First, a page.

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Dowel pins after glue-up?

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Forum topic by ADHDan posted 08-29-2012 06:49 PM 1605 views 0 times favorited 7 replies Add to Favorites Watch
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ADHDan

623 posts in 862 days


08-29-2012 06:49 PM

Topic tags/keywords: question

I’m making a simple box to hold some cutting boards. It needed to be a cheap and fast project, so I used scrap plywood with rabbet joints. It seems sturdy enough, but the joints are not perfect and in some places the plywood is gappy, so I’d like to do something to reinforce it. The box itself is really narrow – about 3” wide on the inside – and I’d rather not use cleats, since I think it is barely big enough to hold my cutting boards as-is. Plus I had to prefinish all of the pieces before glue up, again because I couldn’t get inside to stain/poly after assembly.

I was thinking of drilling holes through the joints every 5” or so and inserting glue-soaked fluted dowel pins. This would be a little different from a typical dowel joint because I’d be drilling straight through both workpieces. Assuming the pins are in tight, would this add much support to the joints? The box is 1/2” ply, I’d be using 1/4” dowel pins (very carefully placed). I was thinking this would be better than screwing into end-grain plywood.

Edit: the box is more or less going to remain stationary, so I don’t anticipate a lot of stress on the joints. It’s just a long, tall, narrow box that fits the space between our fridge and our cabinets, so we can keep cutting boards there without having them sit in a pile of accumulated dust.

-- Dan in Minneapolis, woodworking since 11/11.


7 replies so far

View crank49's profile

crank49

3524 posts in 1725 days


#1 posted 08-29-2012 07:52 PM

I would use something like a washer head Spax screw instead of a dowel.
They hold well in that type situation.

The dowel will hold in the target board (the one you are drilling into the edge of) but is not going to have much to hold onto in the surface board.

The right kind of screw will be just as strong as the dowell, IMHO.

-- Michael :-{| “If you tell a big enough lie and tell it frequently enough, it will be believed.” ― A H

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Rex B

314 posts in 1004 days


#2 posted 08-29-2012 08:02 PM

If it was me I would go with your doweling idea. You say it’s different than a typical dowel joint, but in many cases doweling after assembly is the typical way, much easier than trying to get them all aligned on both pieces. (Of course, this only works on through-doweled joints)

My only suggestion would be to use round dowels instead of fluted dowel pins. Just cut them from a long dowel, and leave it a little long. Get plenty of glue in the hole when you put it in. Later cut the dowels flush, possibly using this method. IMHO this will make the finished appearance much nicer than fluted dowels or screws.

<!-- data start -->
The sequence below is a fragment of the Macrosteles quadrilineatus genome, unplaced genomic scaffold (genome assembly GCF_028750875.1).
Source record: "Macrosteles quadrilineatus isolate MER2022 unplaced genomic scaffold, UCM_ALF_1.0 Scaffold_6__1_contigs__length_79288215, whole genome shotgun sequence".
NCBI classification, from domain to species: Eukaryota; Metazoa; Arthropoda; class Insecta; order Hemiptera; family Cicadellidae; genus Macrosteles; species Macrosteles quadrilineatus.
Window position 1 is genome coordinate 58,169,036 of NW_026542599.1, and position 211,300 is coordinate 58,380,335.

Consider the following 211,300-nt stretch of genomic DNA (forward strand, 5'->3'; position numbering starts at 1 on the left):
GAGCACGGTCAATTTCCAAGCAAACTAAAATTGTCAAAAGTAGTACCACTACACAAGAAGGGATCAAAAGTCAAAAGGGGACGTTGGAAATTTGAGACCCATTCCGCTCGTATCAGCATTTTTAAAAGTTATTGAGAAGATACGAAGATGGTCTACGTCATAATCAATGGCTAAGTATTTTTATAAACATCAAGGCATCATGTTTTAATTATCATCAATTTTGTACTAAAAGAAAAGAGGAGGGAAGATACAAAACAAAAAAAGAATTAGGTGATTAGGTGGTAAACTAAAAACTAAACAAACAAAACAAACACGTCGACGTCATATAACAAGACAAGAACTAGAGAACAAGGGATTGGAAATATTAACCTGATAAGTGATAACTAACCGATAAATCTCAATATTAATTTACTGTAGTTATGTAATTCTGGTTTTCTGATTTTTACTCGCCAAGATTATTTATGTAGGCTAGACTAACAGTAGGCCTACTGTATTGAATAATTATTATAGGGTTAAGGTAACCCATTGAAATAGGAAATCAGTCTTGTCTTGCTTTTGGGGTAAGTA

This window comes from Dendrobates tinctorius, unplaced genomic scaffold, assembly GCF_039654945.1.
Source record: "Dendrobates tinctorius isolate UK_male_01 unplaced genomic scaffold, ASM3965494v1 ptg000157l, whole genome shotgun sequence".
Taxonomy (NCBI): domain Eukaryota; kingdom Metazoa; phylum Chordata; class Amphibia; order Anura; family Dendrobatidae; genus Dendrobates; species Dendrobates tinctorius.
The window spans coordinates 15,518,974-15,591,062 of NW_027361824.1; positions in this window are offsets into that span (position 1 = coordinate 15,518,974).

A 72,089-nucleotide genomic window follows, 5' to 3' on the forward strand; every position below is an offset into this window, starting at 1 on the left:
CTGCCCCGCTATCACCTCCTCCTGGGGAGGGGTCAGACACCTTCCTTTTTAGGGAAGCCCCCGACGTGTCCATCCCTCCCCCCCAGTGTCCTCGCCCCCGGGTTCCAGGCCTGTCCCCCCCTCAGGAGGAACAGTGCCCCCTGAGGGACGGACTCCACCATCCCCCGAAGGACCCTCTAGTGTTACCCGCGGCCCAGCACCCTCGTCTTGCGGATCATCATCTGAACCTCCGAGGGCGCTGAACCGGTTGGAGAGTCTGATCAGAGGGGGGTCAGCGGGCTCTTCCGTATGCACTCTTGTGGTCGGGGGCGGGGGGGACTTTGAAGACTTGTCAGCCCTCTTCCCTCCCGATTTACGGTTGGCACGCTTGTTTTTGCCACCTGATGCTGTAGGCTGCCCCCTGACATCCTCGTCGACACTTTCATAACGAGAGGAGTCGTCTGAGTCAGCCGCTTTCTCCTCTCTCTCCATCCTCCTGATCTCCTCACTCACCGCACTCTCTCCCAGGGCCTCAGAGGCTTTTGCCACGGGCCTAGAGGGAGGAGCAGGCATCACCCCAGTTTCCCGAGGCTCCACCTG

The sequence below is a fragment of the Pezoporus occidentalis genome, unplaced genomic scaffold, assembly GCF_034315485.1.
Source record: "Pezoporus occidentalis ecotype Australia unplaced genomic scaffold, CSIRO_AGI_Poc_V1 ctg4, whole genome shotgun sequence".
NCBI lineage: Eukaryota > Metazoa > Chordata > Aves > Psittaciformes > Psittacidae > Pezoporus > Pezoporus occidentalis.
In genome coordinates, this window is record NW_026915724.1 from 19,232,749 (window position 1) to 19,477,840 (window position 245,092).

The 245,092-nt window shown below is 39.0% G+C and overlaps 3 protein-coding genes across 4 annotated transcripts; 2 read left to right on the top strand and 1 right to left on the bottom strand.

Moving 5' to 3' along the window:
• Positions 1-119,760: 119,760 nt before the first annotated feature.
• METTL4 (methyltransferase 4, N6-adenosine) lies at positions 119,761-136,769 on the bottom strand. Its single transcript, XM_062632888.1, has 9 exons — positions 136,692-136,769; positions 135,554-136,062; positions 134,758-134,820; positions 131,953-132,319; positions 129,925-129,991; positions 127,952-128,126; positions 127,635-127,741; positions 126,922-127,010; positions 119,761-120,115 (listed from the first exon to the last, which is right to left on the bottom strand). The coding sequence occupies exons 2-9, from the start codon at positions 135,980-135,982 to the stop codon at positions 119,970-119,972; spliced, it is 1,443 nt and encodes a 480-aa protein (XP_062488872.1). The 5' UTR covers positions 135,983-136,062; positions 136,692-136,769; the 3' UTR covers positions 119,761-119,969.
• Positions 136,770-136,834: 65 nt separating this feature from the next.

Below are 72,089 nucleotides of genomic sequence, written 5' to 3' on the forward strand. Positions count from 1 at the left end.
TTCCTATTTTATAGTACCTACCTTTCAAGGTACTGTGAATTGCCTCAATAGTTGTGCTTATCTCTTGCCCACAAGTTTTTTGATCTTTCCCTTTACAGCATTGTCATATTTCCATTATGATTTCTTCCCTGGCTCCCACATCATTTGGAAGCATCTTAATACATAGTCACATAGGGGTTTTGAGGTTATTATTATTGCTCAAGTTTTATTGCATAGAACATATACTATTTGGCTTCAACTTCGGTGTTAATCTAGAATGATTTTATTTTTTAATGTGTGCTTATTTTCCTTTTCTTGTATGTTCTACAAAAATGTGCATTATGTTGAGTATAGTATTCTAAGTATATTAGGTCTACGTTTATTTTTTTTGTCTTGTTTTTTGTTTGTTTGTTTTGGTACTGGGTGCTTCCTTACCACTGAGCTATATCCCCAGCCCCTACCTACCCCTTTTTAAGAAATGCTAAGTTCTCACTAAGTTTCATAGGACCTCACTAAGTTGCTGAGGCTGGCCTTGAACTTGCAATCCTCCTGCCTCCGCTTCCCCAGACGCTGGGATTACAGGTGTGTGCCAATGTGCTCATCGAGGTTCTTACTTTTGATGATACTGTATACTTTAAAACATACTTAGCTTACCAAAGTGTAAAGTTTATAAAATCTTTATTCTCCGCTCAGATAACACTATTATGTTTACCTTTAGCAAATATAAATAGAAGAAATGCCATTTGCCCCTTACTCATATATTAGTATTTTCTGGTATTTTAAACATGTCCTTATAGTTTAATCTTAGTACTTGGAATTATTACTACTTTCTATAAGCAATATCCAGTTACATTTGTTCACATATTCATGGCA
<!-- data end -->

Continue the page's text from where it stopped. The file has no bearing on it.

-- Rex

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404 - Not Found

2544 posts in 1723 days


#3 posted 08-29-2012 08:29 PM

You’d have to put a saw cut along the dowel to let the glue escape or it might blow out.

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ADHDan

623 posts in 862 days


#4 posted 08-29-2012 08:29 PM

All points well taken. What do you think of a hybrid approach: gluing in dowels, and then drilling pilot holes and screwing through the dowels? If the dowels are likely to hold well in the target board, but perhaps not as well in the surface board, I assume a screw through the dowel would help secure the surface board?

All things considered I’m not too concerned about appearances, and I don’t mind screw heads visible along the joint edges. Plus I already glued in one set of fluted dowels before posting – but I could drill through them and replace with round dowels if that sounds like a better idea?

-- Dan in Minneapolis, woodworking since 11/11.

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Rex B

314 posts in 1004 days


#5 posted 08-29-2012 08:35 PM

Dowel joints are pretty strong. For your application, I would just stick with what you have done (glued in fluted dowels). Your method will definitely add some strength, and adding screws won’t increase it unless you use some large washers. My suggestion to use round dowels was mostly for appearance

-- Rex

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ADHDan

623 posts in 862 days


#6 posted 08-29-2012 08:41 PM

Roger that. I’ll stick with fluted dowels, no screws. Thanks for the input!

-- Dan in Minneapolis, woodworking since 11/11.

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ADHDan

623 posts in 862 days


#7 posted 08-30-2012 02:56 PM

Thanks Jonathan. Good tip.

Your sketchup uses nicer wood than my actual project :-(.

-- Dan in Minneapolis, woodworking since 11/11.

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